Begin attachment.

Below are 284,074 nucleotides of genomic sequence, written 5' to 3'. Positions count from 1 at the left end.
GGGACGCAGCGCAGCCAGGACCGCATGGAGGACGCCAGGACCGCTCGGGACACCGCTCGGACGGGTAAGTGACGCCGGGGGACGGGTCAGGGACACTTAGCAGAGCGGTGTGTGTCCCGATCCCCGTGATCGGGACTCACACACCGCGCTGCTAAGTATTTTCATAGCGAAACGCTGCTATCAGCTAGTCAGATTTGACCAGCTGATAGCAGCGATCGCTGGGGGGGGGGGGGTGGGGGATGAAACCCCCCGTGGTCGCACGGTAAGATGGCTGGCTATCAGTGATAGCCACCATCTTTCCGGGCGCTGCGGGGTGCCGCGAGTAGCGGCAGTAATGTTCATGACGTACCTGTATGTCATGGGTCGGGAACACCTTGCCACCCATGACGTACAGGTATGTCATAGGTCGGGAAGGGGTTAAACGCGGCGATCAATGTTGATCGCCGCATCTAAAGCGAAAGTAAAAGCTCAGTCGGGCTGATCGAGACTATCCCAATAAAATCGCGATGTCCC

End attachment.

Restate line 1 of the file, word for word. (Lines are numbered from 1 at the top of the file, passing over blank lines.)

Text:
Below are 284,074 nucleotides of genomic sequence, written 5' to 3'. Positions count from 1 at the left end.